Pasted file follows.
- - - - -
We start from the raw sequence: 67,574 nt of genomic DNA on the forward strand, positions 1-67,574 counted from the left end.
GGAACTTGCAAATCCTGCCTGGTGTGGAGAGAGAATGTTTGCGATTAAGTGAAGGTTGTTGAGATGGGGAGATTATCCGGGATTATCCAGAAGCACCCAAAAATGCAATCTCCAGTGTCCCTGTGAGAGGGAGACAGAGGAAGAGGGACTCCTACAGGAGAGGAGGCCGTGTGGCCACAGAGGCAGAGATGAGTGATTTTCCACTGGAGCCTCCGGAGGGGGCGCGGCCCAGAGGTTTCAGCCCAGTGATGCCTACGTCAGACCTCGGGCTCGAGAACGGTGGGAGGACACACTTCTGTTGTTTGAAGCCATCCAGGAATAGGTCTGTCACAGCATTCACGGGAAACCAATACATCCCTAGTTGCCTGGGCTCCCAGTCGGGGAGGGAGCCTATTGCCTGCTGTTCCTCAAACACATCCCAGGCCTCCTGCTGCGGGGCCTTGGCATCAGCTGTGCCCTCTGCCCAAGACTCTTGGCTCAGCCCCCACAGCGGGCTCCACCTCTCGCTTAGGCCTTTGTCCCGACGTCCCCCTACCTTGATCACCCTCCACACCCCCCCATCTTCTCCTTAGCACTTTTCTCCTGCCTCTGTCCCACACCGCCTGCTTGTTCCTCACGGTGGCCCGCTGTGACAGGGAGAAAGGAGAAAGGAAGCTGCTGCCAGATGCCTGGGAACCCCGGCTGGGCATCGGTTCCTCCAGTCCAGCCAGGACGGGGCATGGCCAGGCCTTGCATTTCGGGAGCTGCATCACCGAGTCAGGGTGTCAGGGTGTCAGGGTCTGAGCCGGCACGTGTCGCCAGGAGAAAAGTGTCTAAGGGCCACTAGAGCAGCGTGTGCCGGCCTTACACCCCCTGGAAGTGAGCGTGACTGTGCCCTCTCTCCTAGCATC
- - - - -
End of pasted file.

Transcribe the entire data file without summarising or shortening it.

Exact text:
We start from the raw sequence: 67,574 nt of genomic DNA on the forward strand, positions 1-67,574 counted from the left end.
GGAACTTGCAAATCCTGCCTGGTGTGGAGAGAGAATGTTTGCGATTAAGTGAAGGTTGTTGAGATGGGGAGATTATCCGGGATTATCCAGAAGCACCCAAAAATGCAATCTCCAGTGTCCCTGTGAGAGGGAGACAGAGGAAGAGGGACTCCTACAGGAGAGGAGGCCGTGTGGCCACAGAGGCAGAGATGAGTGATTTTCCACTGGAGCCTCCGGAGGGGGCGCGGCCCAGAGGTTTCAGCCCAGTGATGCCTACGTCAGACCTCGGGCTCGAGAACGGTGGGAGGACACACTTCTGTTGTTTGAAGCCATCCAGGAATAGGTCTGTCACAGCATTCACGGGAAACCAATACATCCCTAGTTGCCTGGGCTCCCAGTCGGGGAGGGAGCCTATTGCCTGCTGTTCCTCAAACACATCCCAGGCCTCCTGCTGCGGGGCCTTGGCATCAGCTGTGCCCTCTGCCCAAGACTCTTGGCTCAGCCCCCACAGCGGGCTCCACCTCTCGCTTAGGCCTTTGTCCCGACGTCCCCCTACCTTGATCACCCTCCACACCCCCCCATCTTCTCCTTAGCACTTTTCTCCTGCCTCTGTCCCACACCGCCTGCTTGTTCCTCACGGTGGCCCGCTGTGACAGGGAGAAAGGAGAAAGGAAGCTGCTGCCAGATGCCTGGGAACCCCGGCTGGGCATCGGTTCCTCCAGTCCAGCCAGGACGGGGCATGGCCAGGCCTTGCATTTCGGGAGCTGCATCACCGAGTCAGGGTGTCAGGGTGTCAGGGTCTGAGCCGGCACGTGTCGCCAGGAGAAAAGTGTCTAAGGGCCACTAGAGCAGCGTGTGCCGGCCTTACACCCCCTGGAAGTGAGCGTGACTGTGCCCTCTCTCCTAGCATC